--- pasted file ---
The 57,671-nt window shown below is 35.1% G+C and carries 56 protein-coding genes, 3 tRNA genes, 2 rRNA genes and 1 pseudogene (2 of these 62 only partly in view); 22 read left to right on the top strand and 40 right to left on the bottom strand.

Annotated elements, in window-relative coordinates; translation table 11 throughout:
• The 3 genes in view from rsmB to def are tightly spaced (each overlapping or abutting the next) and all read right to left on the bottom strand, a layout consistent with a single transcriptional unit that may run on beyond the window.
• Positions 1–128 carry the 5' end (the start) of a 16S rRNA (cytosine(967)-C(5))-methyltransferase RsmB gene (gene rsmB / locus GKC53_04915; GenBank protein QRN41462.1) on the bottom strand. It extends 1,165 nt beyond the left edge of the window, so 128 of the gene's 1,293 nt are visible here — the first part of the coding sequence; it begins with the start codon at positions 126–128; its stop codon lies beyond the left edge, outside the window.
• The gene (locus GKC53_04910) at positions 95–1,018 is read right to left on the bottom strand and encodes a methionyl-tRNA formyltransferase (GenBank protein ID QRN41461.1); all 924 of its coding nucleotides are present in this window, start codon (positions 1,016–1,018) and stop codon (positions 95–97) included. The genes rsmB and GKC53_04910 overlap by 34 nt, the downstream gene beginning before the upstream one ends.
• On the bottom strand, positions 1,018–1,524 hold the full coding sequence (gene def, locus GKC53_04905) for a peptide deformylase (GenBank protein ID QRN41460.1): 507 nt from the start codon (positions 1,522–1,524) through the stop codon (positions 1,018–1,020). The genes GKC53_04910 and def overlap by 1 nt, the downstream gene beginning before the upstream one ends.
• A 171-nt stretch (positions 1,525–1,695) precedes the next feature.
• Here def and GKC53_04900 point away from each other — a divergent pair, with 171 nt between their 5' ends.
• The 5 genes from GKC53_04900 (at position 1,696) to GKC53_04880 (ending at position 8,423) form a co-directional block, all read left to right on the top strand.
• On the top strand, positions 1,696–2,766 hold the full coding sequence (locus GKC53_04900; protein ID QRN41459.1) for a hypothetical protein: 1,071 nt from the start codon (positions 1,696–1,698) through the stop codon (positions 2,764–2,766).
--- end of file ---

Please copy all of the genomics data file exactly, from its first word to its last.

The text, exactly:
The 57,671-nt window shown below is 35.1% G+C and carries 56 protein-coding genes, 3 tRNA genes, 2 rRNA genes and 1 pseudogene (2 of these 62 only partly in view); 22 read left to right on the top strand and 40 right to left on the bottom strand.

Annotated elements, in window-relative coordinates; translation table 11 throughout:
• The 3 genes in view from rsmB to def are tightly spaced (each overlapping or abutting the next) and all read right to left on the bottom strand, a layout consistent with a single transcriptional unit that may run on beyond the window.
• Positions 1–128 carry the 5' end (the start) of a 16S rRNA (cytosine(967)-C(5))-methyltransferase RsmB gene (gene rsmB / locus GKC53_04915; GenBank protein QRN41462.1) on the bottom strand. It extends 1,165 nt beyond the left edge of the window, so 128 of the gene's 1,293 nt are visible here — the first part of the coding sequence; it begins with the start codon at positions 126–128; its stop codon lies beyond the left edge, outside the window.
• The gene (locus GKC53_04910) at positions 95–1,018 is read right to left on the bottom strand and encodes a methionyl-tRNA formyltransferase (GenBank protein ID QRN41461.1); all 924 of its coding nucleotides are present in this window, start codon (positions 1,016–1,018) and stop codon (positions 95–97) included. The genes rsmB and GKC53_04910 overlap by 34 nt, the downstream gene beginning before the upstream one ends.
• On the bottom strand, positions 1,018–1,524 hold the full coding sequence (gene def, locus GKC53_04905) for a peptide deformylase (GenBank protein ID QRN41460.1): 507 nt from the start codon (positions 1,522–1,524) through the stop codon (positions 1,018–1,020). The genes GKC53_04910 and def overlap by 1 nt, the downstream gene beginning before the upstream one ends.
• A 171-nt stretch (positions 1,525–1,695) precedes the next feature.
• Here def and GKC53_04900 point away from each other — a divergent pair, with 171 nt between their 5' ends.
• The 5 genes from GKC53_04900 (at position 1,696) to GKC53_04880 (ending at position 8,423) form a co-directional block, all read left to right on the top strand.
• On the top strand, positions 1,696–2,766 hold the full coding sequence (locus GKC53_04900; protein ID QRN41459.1) for a hypothetical protein: 1,071 nt from the start codon (positions 1,696–1,698) through the stop codon (positions 2,764–2,766).